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Cascade of Costs Could Push Gene Therapy Over $1 Million Per Patient
Outrage over the cost of cancer care has focused on skyrocketing drug prices, including the $475,000 price tag for the first U.S. gene therapy, tisagenlecleucel (Kymriah, Novartis), a leukemia treatment approved in August. But total costs for tisagenlecleucel and 21 similar drugs in development—known as CAR T-cell therapies—will be far higher than many imagine, reaching $1 million or more per patient, leading cancer experts say.
Although the tisagenlecleucel price tag has “shattered oncology drug pricing norms,” said Leonard Saltz, chief of gastrointestinal oncology at Memorial Sloan Kettering Cancer Center in New York, “the sticker price is just the starting point.” These therapies lead to a cascade of costs, propelled by serious side effects that require sophisticated management, Saltz said. For such drugs, Saltz advised consumers to “think of the $475,000 as parts, not labor.”
Dr. Hagop Kantarjian, a leukemia specialist and professor at the University of Texas MD Anderson Cancer Center, estimates tisagenlecleucel’s total cost could reach $1.5 million.
The next CAR T-cell drug could be approved as soon as November. Such therapy is expensive because of the unique way that it works. Doctors harvest patients’ immune cells, genetically alter them to rev up their ability to fight cancer, then reinfuse them into patients.
Taking the brakes off the immune system, Kantarjian said, can lead to life-threatening complications that require lengthy hospitalizations and expensive medications, which are prescribed in addition to conventional cancer therapy, rather than in place of it.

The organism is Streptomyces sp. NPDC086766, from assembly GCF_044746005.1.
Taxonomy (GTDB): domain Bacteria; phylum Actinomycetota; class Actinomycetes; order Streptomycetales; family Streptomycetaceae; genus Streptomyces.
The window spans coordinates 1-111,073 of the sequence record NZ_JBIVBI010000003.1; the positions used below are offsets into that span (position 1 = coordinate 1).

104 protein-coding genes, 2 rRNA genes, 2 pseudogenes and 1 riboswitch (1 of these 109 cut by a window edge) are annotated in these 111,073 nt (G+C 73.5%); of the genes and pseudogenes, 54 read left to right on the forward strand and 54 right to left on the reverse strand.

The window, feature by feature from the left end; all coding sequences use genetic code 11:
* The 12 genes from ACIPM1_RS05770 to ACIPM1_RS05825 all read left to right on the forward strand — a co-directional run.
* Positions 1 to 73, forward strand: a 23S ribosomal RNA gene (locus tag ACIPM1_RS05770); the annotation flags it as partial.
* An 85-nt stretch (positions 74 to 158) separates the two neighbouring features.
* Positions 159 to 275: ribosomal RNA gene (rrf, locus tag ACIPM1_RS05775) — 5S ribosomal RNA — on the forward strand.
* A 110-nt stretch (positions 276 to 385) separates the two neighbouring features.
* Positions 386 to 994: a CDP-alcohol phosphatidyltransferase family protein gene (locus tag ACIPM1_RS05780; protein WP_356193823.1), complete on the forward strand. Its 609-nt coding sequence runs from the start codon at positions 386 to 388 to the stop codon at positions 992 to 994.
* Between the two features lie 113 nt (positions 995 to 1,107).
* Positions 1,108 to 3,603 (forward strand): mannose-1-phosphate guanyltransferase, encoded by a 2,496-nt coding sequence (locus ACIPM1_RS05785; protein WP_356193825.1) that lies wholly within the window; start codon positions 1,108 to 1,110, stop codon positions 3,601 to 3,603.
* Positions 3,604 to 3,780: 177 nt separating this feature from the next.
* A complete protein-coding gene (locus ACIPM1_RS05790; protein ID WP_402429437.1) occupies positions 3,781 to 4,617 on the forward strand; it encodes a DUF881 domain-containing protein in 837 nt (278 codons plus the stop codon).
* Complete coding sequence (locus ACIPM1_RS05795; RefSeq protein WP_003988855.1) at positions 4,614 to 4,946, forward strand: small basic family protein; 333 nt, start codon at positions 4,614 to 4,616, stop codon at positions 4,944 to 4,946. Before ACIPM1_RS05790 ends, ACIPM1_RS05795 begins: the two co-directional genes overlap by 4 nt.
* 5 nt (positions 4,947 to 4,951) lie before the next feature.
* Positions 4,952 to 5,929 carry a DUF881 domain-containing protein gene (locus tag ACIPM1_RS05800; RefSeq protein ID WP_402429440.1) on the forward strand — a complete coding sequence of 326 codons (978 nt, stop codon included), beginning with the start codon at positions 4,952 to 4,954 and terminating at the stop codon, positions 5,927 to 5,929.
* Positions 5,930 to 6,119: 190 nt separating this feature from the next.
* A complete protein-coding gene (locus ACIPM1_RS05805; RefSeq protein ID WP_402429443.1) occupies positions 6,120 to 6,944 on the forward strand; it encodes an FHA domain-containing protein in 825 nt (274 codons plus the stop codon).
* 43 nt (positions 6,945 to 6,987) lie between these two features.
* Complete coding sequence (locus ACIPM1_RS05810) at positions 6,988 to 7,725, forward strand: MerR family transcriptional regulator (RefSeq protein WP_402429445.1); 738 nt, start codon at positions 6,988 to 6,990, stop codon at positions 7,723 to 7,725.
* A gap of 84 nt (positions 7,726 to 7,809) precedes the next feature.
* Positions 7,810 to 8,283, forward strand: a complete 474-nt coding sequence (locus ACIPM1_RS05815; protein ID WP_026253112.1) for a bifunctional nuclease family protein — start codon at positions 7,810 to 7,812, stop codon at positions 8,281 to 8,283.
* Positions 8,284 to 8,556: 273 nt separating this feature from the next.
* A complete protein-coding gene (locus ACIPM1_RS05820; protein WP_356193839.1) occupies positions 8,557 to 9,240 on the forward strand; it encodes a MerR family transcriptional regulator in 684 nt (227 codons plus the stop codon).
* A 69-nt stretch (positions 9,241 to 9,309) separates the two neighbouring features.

Dr. Keith Eaton, a Seattle oncologist, said he ran up medical bills of $500,000 when he participated in a clinical trial of CAR T cells in 2013, even though all patients in the study received the medication for free. Eaton, who suffered from leukemia, spent nearly two months in the hospital.
Like Eaton, nearly half of patients who receive CAR T cells develop a severe or life-threatening complication called “cytokine storm,” in which the immune system overreacts, causing dangerously high fevers and sudden drops in blood pressure. These patients are typically treated in the intensive care unit. Other serious side effects include stroke-like symptoms and coma.
Although Eaton recovered, he wasn’t done with treatment. His doctors recommended a bone-marrow transplant, another harrowing procedure, at a cost of hundreds of thousands of dollars. Eaton said he feels fortunate to be healthy today, with tests showing no evidence of leukemia. His insurer paid for almost everything.
The debate about tisagenlecleucel’s pricing is far from over. Some doctors say the therapy, which could be used by about 600 patients a year, offers an incalculable benefit for desperately ill young people. Other cancer doctors, however, say the treatment’s price is no bargain because about 36% of patients who go into remission with tisagenlecleucel relapse within one year; many of them will need additional treatment.
Novartis has addressed the cost issue by introducing an “outcomes-based pricing” plan, which will require payment for the drug only if patients go into remission within one month of treatment. The company is still “working through the specific details” of the plan.
Source: Kaiser Health News; October 17, 2017.